NYU Black Renaissance Noire NYU Black Renaissance Noire Vol 17.2: Fall 2017 - Page 102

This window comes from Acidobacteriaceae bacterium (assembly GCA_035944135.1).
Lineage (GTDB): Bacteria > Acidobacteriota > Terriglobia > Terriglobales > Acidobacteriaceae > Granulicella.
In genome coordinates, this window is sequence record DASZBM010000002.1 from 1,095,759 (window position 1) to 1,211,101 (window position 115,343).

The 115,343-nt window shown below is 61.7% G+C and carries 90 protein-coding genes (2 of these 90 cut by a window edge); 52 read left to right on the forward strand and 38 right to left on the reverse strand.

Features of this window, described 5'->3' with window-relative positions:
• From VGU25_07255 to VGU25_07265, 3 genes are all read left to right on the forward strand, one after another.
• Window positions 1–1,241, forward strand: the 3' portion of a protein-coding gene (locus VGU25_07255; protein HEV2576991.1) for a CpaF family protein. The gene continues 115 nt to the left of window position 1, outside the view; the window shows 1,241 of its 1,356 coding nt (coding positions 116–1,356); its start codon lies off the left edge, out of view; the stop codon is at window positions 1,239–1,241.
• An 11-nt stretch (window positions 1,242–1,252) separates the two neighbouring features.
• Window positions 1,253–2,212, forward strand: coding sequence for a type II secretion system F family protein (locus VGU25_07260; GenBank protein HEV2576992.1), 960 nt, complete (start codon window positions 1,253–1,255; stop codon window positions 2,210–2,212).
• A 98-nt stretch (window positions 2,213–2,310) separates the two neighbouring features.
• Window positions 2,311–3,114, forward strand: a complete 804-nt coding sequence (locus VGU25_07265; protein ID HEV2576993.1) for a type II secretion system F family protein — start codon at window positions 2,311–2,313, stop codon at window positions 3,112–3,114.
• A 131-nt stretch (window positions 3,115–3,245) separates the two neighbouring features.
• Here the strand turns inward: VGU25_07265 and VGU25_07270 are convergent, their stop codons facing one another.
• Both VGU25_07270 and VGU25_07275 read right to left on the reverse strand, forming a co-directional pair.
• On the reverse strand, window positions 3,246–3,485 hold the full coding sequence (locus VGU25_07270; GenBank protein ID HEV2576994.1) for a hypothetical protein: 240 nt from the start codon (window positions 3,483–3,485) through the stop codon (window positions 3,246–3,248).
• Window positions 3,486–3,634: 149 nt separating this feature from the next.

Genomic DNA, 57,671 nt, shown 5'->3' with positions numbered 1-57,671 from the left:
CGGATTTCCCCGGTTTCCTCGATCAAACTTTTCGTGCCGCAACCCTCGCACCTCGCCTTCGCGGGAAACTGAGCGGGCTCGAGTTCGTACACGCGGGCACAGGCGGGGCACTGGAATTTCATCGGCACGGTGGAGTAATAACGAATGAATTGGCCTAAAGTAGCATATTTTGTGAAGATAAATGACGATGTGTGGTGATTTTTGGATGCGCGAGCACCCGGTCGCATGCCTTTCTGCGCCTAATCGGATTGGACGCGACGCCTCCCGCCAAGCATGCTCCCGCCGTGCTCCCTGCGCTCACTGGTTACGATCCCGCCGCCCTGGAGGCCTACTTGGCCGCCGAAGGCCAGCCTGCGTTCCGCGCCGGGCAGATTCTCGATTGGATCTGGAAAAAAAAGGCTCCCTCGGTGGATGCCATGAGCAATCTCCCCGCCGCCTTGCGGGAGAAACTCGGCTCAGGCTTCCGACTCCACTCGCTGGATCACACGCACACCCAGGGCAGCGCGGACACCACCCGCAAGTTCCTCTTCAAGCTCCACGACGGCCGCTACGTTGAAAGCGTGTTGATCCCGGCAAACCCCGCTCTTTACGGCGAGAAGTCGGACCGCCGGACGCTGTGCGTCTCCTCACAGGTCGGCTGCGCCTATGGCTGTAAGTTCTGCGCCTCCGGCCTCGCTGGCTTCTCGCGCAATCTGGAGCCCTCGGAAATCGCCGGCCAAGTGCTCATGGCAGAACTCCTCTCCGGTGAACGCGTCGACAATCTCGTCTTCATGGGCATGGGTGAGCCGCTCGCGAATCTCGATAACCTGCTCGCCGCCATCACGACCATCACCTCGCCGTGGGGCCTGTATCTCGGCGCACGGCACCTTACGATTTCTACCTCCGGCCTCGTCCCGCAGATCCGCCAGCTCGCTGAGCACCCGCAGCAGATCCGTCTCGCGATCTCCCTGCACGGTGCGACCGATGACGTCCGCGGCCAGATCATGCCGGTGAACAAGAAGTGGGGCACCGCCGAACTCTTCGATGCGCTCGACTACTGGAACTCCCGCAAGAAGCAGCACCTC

* * * * * * * * * * * * I return from my walks in the woods With ever fuller baskets of poems. The wind dances with the last tree Still wearing a coat of copper leaves. They twirl in the air, Jump over the fence, Glide above the harvested field. In their rustling speech They try to tell me About their destiny and mine. We walked this spruce-lined path together once. Now the arm embracing me is the air’s. Soaring above unreal trees on a carpet of snow, I won’t be stopped by either balks or glades. * * * I met my small neighbor at last, Until now never seen, only heard And betrayed by the smell in the kitchen. She sat in a see-through bag of rice. When I turned on the light She crouched on a shelf, Eyeing me beadily and without fear — With interest, rather, and reproach: “This, then, is the intruder who has been bothering me lately, who clears all the crumbs from the table, who always closes the jar lids and shuts tight all cupboard doors”. A moment later she scampered gracefully Down the refrigerator’s electric cord And her short tail Disappeared behind the stove. I will have to leave some cheese on the table This time. I don’t think I will come back in winter. * * * Like a miraculous survivor I sit in a deck-chair for hours on end, Listening to my own thoughts And the distant sounds of the village, Suspended over the colour-changing Ranges of rolling hills. Peace is coming back to me Reluctantly. * * * November makes me a gift Of the last warm nights. The vague croissant of the moon Is tucked behind the misted pane of the sky. I take another deep breath Of solitude. * * * In the morning the garden dew is cold, Air crystals split the lungs with each breath. The neighbours’ guinea-fowls start a commotion. Dark clouds will screen the sun any moment. Smoke rises from the clearing On the opposite-lying slope. One last butterfly has blundered Into this nook of November. I’ve brewed strong tea; The mug scalds my cold fingertips. I am still here, marvelling at all that comes, or comes to pass. Marcówka, November 9 – 11, 1997 The night clouds Pounded the roof With heavy raindrops. In the morning the garden woke up Under a thick coverlet of snow, Though it’s already mid-April And swollen buds harden On the cherry tree. * * * Both the wood and the mountains have disappeared. The world exists only as far as the fence. Beyond there’s only the rustle of whiteness. After a two days’ rain the ditches have turned into clear-running streams. The beech leaves lining their beds are perfectly indifferent, neither complaining nor feeling the cold. They hum a hymn to non-existence — gazing up into the sky through a liquid lens. * * * * * * The hammock’s corpse swathed in snow underneath a stooping cherry tree. Damp fog soaks everything. My hair wet As the crown of the pine over there, Dipped, as the tip of a brush, in milk. * * * * * * The as-yet leafless birch is doubly white. Coal tits make snow fall from the upper branches. * * * In four years My poems haven’t improved the tiniest bit. But this is neither here nor there. * * * I find myself a receptacle for snow mixed with silence. So be it. Translated by Agnieszka Pokojska * * * Imagine the petal touching your nipple. Disinterestedness in white and pink. The leafless birches — two white masts hoisting a flag of blue. My dog is so happy She’s rolling in the dried grass. The mountains stand where they always have, Clouds join and part without reflection. I am the only one who thinks Who feels the need of defense against grief. * * * * * *